“Can I take one with my machete,” a voice sounds across the Ozone Skate Center in Dalton. It’s picture day for the North Georgia Roller Girls, and for the participants of this sport steeped in physical contact, looking tough and mean is all part of the game.
The all-female roller derby team is in the midst of a resurrection, returning to competition after the original team folded. Some of the ladies on the original team have returned, while others are just coming aboard.
The team is prepping for its first home bout, a match-up with the Smoky Mountain Roller Girls on April 28 at the Ozone Skate Center, 611 Sheridan Ave. in Dalton, starting at 10:30 a.m. So after pictures last week, team members hit the floor for practice.
The more experienced members separate from the group to practice higher-level skating drills, while newcomers join up with team leader Julia Zavala, also known as Bubbles, to work on more basic skills, which they must master to be eligible to participate in the upcoming bout. Zavala, who injured herself while rounding a corner with speed at the Ozone, wears a walking boot and moves around while kneeling on a scooter. She carries a clipboard to assess the skills of the new team members.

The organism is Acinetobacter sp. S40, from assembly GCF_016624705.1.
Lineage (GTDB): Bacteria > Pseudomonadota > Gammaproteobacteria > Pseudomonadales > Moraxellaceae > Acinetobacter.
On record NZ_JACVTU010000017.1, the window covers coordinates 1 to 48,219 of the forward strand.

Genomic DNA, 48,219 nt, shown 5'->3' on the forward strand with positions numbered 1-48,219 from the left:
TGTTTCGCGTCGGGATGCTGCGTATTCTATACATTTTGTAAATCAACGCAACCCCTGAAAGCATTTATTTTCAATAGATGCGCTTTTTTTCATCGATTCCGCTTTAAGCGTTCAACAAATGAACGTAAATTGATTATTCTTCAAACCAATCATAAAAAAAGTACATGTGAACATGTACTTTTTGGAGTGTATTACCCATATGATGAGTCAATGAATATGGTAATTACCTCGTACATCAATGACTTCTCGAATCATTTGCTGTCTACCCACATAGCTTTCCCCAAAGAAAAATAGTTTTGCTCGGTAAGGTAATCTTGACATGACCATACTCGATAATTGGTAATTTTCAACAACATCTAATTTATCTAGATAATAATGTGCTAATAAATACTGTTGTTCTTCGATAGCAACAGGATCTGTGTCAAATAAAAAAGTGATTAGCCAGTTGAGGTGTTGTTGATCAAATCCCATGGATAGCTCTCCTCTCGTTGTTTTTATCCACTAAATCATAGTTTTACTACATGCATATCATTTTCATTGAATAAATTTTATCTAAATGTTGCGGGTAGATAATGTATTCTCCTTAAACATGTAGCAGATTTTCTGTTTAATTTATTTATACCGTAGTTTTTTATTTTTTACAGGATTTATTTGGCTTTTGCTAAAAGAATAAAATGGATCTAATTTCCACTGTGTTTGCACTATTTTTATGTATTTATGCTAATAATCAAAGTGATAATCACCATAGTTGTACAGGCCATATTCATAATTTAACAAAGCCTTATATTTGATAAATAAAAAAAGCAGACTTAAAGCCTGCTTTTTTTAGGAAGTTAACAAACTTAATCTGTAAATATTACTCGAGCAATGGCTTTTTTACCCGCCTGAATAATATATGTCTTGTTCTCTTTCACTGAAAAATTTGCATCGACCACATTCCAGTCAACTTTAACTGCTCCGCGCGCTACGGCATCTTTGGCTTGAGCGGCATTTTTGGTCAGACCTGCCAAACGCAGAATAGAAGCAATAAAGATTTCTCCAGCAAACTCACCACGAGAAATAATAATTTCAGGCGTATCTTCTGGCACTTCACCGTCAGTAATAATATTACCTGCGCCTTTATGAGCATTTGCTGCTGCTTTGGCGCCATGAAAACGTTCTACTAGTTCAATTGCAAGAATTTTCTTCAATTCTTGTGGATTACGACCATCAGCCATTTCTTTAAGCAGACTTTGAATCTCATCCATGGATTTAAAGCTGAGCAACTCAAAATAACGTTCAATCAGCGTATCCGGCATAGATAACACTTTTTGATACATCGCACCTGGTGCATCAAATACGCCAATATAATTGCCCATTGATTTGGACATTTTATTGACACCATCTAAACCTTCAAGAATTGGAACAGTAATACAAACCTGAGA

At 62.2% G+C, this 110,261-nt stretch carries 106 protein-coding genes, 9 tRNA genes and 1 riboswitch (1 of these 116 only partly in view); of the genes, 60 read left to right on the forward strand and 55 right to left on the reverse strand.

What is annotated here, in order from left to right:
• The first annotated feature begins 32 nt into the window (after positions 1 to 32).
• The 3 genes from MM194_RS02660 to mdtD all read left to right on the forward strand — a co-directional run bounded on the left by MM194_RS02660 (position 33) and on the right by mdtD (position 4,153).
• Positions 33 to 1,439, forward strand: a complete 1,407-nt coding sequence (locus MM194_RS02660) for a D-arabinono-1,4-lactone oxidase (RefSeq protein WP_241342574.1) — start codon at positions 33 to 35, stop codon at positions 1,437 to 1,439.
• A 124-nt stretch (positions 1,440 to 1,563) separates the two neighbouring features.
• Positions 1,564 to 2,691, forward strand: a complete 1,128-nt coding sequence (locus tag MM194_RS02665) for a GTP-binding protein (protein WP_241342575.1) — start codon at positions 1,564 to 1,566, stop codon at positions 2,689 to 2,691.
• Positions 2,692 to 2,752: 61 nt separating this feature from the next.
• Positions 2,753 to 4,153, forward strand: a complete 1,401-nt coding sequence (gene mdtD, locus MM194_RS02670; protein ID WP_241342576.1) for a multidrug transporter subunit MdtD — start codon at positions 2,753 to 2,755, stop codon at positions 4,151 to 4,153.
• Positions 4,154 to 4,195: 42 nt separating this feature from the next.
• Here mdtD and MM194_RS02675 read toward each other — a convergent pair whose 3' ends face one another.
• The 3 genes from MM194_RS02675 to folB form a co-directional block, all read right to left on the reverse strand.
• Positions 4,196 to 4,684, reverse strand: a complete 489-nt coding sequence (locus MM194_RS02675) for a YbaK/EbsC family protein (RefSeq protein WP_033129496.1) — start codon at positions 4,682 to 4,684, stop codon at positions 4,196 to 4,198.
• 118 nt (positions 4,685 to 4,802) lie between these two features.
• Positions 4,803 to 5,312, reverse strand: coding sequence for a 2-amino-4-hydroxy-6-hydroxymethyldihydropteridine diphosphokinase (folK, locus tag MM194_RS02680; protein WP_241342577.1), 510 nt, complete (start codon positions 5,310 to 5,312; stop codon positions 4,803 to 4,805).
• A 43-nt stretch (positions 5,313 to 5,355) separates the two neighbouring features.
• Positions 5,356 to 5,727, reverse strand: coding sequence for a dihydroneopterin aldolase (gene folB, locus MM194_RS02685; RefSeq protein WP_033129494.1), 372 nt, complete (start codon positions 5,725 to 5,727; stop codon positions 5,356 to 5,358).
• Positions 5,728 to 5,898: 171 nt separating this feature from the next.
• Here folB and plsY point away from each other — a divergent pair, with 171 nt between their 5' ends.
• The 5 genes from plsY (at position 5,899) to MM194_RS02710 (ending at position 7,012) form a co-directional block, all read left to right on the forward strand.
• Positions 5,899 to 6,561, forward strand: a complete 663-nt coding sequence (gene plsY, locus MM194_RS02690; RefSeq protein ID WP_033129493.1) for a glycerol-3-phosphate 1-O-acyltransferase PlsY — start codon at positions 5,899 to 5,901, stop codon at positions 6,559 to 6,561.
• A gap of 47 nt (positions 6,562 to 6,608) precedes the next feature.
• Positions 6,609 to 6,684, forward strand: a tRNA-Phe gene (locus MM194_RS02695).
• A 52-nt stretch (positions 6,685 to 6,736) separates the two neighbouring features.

As part of being bout-ready, the newcomers have to be tested on their skating and knowledge of roller derby, she said. And with physical contact and movement essential to the sport, have a strong core of skills — like stopping, dropping down to the floor and jumping back up, and turning with speed — is extremely important.
“It’s like football for women,” said Zavala. “When you start you fall in love with it.”
Though new to the team, Payton Eagan of Calhoun practices with the team regulars, as she has been participating in roller derby since she was 15, joining up with a junior-level team in Rome.
“I just have a passion for roller skating,” she said, a passion which began like many others at a birthday party at a roller rink.
Eagan, even as a younger member, spoke of the team being more like a family, with everyone there to empower and encourage one another, she said.
“It’s like a family,” she said.
For others, the opportunity to be physical in a sport outside of high school is an attraction in its own right.
“Skating and brute strength sounds fun,” said Meadows, a Fairmount native, who joined the team at the encouragement of Jones, a co-worker of hers.
“There are rules to ensure it’s not complete chaos,” Eagan said. “But it’s still pretty rough.”